A message I received about my latest post:
“I’d like you to try to read your blog from the perspective of one of the people who’s related to, married to, etc, to someone with BPD. It’s not terribly easy for them either. It doesn’t seem like there’s much room for others to falter and be weak themselves in BPD.” (expressing the observation from my blog that BPD doesn’t allow loved ones to be anything less than perfect)
My response (admitting frustration):
“Umm…that’s the point. There isn’t room in BPD (for other people to be imperfect). That is why it is classified as an illness that needs treatment. Make sense now?”
“Sure, but what the people in your life that fall short and have problems of their own supposed to do?”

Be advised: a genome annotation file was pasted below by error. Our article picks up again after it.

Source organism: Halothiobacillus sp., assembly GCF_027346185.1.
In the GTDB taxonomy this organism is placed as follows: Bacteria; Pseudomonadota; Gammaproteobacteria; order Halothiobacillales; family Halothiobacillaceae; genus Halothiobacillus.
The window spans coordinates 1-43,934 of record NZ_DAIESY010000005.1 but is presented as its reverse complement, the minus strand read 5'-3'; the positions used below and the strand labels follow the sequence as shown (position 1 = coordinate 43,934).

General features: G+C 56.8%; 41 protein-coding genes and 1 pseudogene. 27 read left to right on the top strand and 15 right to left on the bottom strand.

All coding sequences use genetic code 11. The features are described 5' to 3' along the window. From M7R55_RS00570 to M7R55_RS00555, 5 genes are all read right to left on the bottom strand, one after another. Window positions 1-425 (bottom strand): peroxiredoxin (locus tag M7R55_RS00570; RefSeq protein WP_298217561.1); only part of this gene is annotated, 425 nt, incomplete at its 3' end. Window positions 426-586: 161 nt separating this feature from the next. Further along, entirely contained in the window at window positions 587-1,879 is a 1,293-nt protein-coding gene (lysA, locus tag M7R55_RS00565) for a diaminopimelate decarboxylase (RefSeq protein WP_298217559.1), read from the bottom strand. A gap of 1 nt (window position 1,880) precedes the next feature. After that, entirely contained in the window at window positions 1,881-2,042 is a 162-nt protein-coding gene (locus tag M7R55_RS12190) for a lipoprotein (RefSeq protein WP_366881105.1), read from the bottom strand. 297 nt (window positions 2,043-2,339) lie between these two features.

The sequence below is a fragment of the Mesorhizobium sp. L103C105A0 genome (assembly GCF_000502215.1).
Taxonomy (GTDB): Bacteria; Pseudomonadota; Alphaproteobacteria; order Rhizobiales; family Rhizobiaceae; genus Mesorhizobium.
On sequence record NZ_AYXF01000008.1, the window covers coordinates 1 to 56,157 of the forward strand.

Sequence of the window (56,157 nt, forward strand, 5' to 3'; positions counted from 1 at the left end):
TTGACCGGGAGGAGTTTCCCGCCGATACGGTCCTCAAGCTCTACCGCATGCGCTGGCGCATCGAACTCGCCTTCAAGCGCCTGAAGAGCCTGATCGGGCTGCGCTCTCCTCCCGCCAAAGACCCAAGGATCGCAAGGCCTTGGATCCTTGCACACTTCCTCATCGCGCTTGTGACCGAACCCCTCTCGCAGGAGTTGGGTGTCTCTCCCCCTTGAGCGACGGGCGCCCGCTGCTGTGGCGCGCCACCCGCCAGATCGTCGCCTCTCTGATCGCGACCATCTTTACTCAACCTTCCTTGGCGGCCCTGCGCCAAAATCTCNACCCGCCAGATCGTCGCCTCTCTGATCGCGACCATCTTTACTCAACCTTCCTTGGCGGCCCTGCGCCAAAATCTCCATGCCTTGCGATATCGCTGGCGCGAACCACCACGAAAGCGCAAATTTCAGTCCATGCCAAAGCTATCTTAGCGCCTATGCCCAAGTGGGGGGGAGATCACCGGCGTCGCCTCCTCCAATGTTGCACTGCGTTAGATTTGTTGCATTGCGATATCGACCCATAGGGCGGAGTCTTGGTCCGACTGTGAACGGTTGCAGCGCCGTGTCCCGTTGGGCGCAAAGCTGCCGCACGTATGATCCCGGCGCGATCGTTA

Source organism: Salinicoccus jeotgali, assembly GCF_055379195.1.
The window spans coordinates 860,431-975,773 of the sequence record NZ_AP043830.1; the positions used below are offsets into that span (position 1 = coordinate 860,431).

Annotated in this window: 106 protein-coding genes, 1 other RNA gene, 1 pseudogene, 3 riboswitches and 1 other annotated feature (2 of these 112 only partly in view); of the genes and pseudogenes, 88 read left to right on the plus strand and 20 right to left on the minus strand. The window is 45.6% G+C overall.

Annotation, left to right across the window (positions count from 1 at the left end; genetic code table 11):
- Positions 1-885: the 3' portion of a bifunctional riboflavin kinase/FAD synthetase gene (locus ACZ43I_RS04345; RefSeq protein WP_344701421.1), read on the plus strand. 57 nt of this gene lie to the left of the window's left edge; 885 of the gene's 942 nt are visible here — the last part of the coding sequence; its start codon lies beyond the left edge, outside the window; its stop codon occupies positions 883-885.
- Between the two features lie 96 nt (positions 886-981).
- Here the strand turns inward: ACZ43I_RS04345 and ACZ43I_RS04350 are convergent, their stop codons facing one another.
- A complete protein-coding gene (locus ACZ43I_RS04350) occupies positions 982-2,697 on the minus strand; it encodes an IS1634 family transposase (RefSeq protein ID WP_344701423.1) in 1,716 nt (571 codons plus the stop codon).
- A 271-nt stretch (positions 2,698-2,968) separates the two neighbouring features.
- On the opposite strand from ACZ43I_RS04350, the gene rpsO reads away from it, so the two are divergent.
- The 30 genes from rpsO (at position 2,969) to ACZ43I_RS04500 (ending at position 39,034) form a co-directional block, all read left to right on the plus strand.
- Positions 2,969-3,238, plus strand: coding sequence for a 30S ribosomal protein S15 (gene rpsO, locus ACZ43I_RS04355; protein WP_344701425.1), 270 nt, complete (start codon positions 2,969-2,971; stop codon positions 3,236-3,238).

“Get help for their issues while I get help for mine.”
I am imperfect even when you set illness aside. Add the MI back into the mix, and its a rough ball game. I expose my illness, flaws, and mistakes to a world of loved ones and strangers. How do my posts not, on some level, acknowledge that my thought process if faulty, and that I not only accept, but seek help?
I am learning to reframe my thinking, with the help of a doctorate level psychologist, to accept that we are all flawed and such flaws are ok. I am learning to tolerate my flaws and other peoples’ flaws because I have no right to be so easily emotionally reactive to what is essentially the human condition.
Please know that while certain people and certain instances in my life helped MI develop in my life, MI’s main cause is the simple act of being born exquisitely sensitive. It’s my responsibility to deal with what nature and nurture gave me. I take responsibility and hope to beat this for me and for my loved ones.
Thank you for your support. I am in great need of it at the moment. Feeling vulnerable.